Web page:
“We had looked at whether private sector capital expenditure is reviving and some green shoots are being seen,” said Sunil Sinha, the principal economist at Fitch Ratings. “There is not yet a broad-based corporate investment revival but investment in steel, cement, renewables and other sectors are growing due to increased government investment in infrastructure.”

The government’s improved tax collection may also have helped reduce the fiscal deficit, Bannerjee said. Higher tax realisation had come by increasing the ambit of luxury tax, such as including restaurant spending.

While India’s economy is expected to grow at a robust 7.3 percent in the year ended March 2024, there is concern that it is urban-centric [Manish Swarup/AP]

All of this allowed the finance minister to keep to her capital expenditure allocations while keeping the fiscal deficit in check. India has been building public infrastructure such as roads, metros and ports at a record pace, driving economic growth. “She has not diluted her capex focus,” Fitch Ratings’s Sinha said.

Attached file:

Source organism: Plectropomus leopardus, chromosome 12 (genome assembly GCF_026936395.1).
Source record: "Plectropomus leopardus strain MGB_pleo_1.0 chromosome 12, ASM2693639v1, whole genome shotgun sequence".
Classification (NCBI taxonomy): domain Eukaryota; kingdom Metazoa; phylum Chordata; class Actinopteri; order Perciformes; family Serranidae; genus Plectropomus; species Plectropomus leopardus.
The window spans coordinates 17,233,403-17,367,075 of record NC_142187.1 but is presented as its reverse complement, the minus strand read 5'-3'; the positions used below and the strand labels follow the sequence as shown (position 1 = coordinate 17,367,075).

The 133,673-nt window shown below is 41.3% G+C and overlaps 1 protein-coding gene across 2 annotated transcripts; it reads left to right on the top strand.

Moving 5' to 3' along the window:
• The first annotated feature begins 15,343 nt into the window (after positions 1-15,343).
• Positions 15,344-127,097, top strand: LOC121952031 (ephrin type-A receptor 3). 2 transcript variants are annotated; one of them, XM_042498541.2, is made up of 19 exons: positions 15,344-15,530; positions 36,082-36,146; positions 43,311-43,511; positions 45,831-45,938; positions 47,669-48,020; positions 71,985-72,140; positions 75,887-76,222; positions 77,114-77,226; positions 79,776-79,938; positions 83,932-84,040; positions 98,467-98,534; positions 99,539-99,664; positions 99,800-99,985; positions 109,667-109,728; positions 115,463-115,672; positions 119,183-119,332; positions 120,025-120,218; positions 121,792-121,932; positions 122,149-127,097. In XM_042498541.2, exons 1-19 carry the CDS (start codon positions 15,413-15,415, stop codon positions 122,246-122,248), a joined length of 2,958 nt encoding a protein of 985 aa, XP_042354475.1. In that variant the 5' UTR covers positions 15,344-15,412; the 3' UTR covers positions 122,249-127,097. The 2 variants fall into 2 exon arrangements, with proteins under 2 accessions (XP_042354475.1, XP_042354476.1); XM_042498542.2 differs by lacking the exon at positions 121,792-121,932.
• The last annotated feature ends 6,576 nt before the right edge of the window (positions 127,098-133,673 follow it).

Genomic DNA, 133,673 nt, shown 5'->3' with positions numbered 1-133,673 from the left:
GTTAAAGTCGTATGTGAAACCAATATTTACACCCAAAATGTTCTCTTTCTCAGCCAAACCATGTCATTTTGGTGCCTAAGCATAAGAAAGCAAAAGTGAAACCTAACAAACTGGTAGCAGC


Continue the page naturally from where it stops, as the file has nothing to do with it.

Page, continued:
Rural India

The finance minister also announced several schemes aimed at shoring up the rural economy such as for building rural housing, free food for the poor and boosting aquaculture.

While India’s economy is expected to grow at a robust 7.3 percent in the year ending March 2024, there is concern that it is urban-centric.

“She lives in an ivory tower. She doesn’t know the pain of the people,” the Congress Party’s Tagore said. “Across small towns, I see medium and small enterprises have closed due to the implementation of GST.”

Thursday’s budget measures could help bring the benefits of urban growth to boost the rural economy.  “Some of these are like an indirect income transfer,” said Fitch’s Sinha. “So far, the benefits of growth are accruing to the top 50 percent in urban India. Some investment had to be done so benefits could reach rural areas.”

Gender focus

The finance minister also announced several initiatives to boost women’s skill-building and entrepreneurship, including the expansion of a scheme to train rural women on skills such as bulb-making and plumbing.

Female participation in the rural workforce has been growing, although it is largely in agriculture. This is often marked by low wages and seasonal work. Acquiring such skills could help transition women to manufacturing jobs.